Drag Racing: Not for the streets

Here in Massachusetts the weather is improving  and “those” cars that do not handle so well in New England winter start to appear on the streets.  Although drag racing, or racing of any kind on the streets, is a year round problem it is more common in the warmer months.

Regardless of the time of year, it is illegal and dangerous.  In fact, since 2008 it is a criminal offense for some drivers.

The offense of drag racing is governed by M.G.L. c. 90 sec. 17B , however, if you are cited for drag racing you will likely be facing additional charges of a criminal and civil nature as well.  Section17B states that “[n]o person shall operate a motor vehicle, nor shall any owner of such vehicle permit it to be operated, in a manner where the owner or operator accelerates at a high rate of speed in competition with another operator, whether or not there is an agreement to race, causing increased noise from skidding tires and amplified noise from racing engines.”  The only requirements are that the operator 1) accelerates at a high rate of speed; 2) in competition with another vehicle; 3) causing increased noise from skidding tires;  and 4) amplified noise from racing engines.  An agreement to race is NOT required.

The penalties for drag racing are severe.  If you are a junior operator, or have a learners permit, this is a civil motor vehicle infraction for which the current fine is $500.00 and a loss of license for no less than 30 days, or loss of learners permit for 1 year.  A subsequent offender with a junior operator or individual with a learners permit will be fined $1,000.00, lose their license for no less than 60 days, or learner’s permit for 3 years.  In order to get your license you must take and pass a driving test and if you had a learner’s permit you must reapply for your learners permit, both after you take an anti-road rage program and a course that “encourages attitudinal changes in young drivers who have committed a violation of the motor vehicle laws.”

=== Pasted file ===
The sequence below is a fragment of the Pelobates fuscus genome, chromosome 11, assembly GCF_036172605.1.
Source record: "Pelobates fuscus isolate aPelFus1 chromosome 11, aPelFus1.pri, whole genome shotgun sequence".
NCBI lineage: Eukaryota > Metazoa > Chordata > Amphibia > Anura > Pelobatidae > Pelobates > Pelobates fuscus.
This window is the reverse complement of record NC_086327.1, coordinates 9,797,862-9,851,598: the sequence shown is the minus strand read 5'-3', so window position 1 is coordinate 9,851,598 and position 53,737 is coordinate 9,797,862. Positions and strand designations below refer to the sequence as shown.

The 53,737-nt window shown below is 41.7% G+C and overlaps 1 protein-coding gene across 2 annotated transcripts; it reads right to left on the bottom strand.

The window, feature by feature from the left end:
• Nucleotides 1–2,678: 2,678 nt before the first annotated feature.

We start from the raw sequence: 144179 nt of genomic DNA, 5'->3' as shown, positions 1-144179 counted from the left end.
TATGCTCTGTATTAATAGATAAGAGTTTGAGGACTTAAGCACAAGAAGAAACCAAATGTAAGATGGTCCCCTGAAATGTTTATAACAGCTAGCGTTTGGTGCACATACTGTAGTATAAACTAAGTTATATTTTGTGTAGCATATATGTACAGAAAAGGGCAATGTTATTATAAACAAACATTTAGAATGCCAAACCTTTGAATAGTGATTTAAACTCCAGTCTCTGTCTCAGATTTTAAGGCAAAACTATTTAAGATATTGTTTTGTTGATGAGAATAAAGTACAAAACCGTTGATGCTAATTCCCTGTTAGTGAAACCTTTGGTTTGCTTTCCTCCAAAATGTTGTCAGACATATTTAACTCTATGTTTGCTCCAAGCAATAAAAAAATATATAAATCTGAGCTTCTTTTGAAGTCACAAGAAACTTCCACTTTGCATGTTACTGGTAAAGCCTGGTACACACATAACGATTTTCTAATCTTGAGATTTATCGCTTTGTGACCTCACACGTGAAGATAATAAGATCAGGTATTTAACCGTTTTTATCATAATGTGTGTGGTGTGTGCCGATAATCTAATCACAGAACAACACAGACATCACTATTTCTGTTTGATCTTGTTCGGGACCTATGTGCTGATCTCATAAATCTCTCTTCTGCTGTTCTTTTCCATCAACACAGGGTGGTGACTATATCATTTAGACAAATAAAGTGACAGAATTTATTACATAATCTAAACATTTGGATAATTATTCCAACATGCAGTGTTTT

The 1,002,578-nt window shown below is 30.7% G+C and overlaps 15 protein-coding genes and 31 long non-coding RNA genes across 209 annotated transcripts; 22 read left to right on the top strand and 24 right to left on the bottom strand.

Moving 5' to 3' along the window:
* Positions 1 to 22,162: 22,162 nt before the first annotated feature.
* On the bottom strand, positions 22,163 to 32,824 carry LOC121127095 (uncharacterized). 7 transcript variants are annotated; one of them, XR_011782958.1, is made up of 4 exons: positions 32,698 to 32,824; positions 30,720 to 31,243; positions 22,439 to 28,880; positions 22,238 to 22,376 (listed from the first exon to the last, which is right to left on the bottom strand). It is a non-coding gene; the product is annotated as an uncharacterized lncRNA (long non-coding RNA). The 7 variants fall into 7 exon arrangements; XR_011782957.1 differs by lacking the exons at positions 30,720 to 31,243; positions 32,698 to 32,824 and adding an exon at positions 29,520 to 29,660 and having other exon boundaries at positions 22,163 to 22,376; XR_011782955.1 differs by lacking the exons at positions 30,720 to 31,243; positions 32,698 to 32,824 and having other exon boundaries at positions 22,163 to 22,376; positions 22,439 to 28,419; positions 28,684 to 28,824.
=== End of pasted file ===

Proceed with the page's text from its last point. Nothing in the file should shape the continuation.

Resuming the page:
An driver that is not a junior operator, or vehicle owner, will be facing criminal charges and if found guilty can be sentenced to 2 1/2 years in a House of Correction or a fine not more than $1,000.00, and a loss of license for not less than 30 days (180 days if a subsequent offense).  If you are cited for or charged with the offense of drag racing you likely be also cited for other civil infractions such as speeding, or criminal charges such as negligent operation of a motor vehicle a/k/a operating to endanger or reckless operation of a motor vehicle.

While many get the urge to see what your vehicle is capable of, the streets are not the proper place.   There are race tracks where you can bring your vehicles to and race in a supervised, controlled environment, such as New England Dragway in Epping, NH.

If you are cited for a criminal motor vehicle offense you are entitled to a Show Cause hearing before the criminal complaint enters, but must request it immediately (with 4 days of the citation) by signing the rear of the citation where indicated and filing it with the Clerk Magistrate of the appropriate District Court.  You are permitted to be represented by counsel at the Show Cause hearing, but at this stage in the process you must retain your own attorney.  If you are facing a criminal charges, relating to the operation of a motor vehicle or otherwise, consider contacting me today about my legal services.

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One Response to “Drag Racing: Not for the streets”

  1. emt training says:

    Great information! I’ve been looking for something like this for a while now. Thanks!